\Ve acknowledge and appreciate the brief submitted by amici curiae representing the Center for Gender & Refugee Studies, National Immigrant Women's Advocacy Project, and Tahirih Justice Center, and the brief submitted by runicus curiae representing Human Rights First.

with her former partner or she would be killed (I.J. at 6; Tr. at 33-35, 87-88). The respondent entered the United States in October 2012 (Tr. at 1, 14; Exh. l).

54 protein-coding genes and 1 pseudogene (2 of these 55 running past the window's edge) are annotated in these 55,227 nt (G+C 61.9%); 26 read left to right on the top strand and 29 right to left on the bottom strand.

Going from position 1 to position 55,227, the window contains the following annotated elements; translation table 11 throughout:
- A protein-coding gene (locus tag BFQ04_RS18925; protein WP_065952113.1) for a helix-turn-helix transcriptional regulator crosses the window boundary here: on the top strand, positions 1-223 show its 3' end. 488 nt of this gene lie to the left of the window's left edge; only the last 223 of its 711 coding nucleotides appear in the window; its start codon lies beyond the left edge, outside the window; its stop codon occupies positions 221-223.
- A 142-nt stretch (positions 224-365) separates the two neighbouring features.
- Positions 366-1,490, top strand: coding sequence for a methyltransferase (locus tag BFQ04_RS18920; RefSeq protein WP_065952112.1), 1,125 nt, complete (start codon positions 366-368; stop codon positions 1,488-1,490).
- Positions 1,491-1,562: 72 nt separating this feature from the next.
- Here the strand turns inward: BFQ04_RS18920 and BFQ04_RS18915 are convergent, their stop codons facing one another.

As an initial matter. we disagree with the Immigration Judge that the respondent is barred from seeking asylum because she did not file within the I-year deadline and did not demonstrate changed circumstances material.ly affecting her eligibility for asylum or extraordinary circumstances relating to the delay in filing her application (I.J. at 7-8). See sections 208(a)(2)(B), (D) of the Act; 8 C.F.R. §§ 1208.4(a)(4), (5). Under the particular circumstances presented in this case, where the respondent filed her asylwn application at the earliest opportunity at her initial master calendar hearing, the scheduling of which was outside of her control, we conclude that the "extraordinary circumstances'' test of section 208(a)(2)(D) of the Act has been satisfied and that the respondent filed her asylum application within a reasonable period given those circwnstances (I.J. at 1-2, 7-8; Tr. at 2; Exhs. 1-2). See 8 C.F.R. § 1208.4(a)(5) (providing that "[t]he burden of proof is on the applicant to establish ... that the circumstances were not intentionally created by the alien through his or her own actiol) or inaction, that those circumstances were directly related to the alien's failure to file the applic~tion within the 1-year period, and that the delay was reasonable under the circumstanc~s. "). Next, we address the Immigration Judge's alternative finding that the respondent has not demonstrated that she suffered past persecution or has a well-founded fear of persecution on account of a protected ground (I.J. at 8-10). Under the REAL ID Act, the applicant must establish that race, religion, nationality, membership in a particular social group, or political opinion was or will be at least one central reason for the applicant's persecution. See section 208(b)(l)(B)(i) of the Act; see also Matter of C-T-L-, 25 I&N Dec. 341 (BIA 2010); see also Crespin-Valladares v. Holder, 632 F.3d 117, 127 (4th Cir. 2011). The respondent claims that she suffered past persecution and has a well-foun~ed fear of persecution on account of her membership in a particular social group defined as "Salvadoran women unable to leave a domestic relationship" (Resp. Br. at 18; NOA at 3).2 The Immigration 2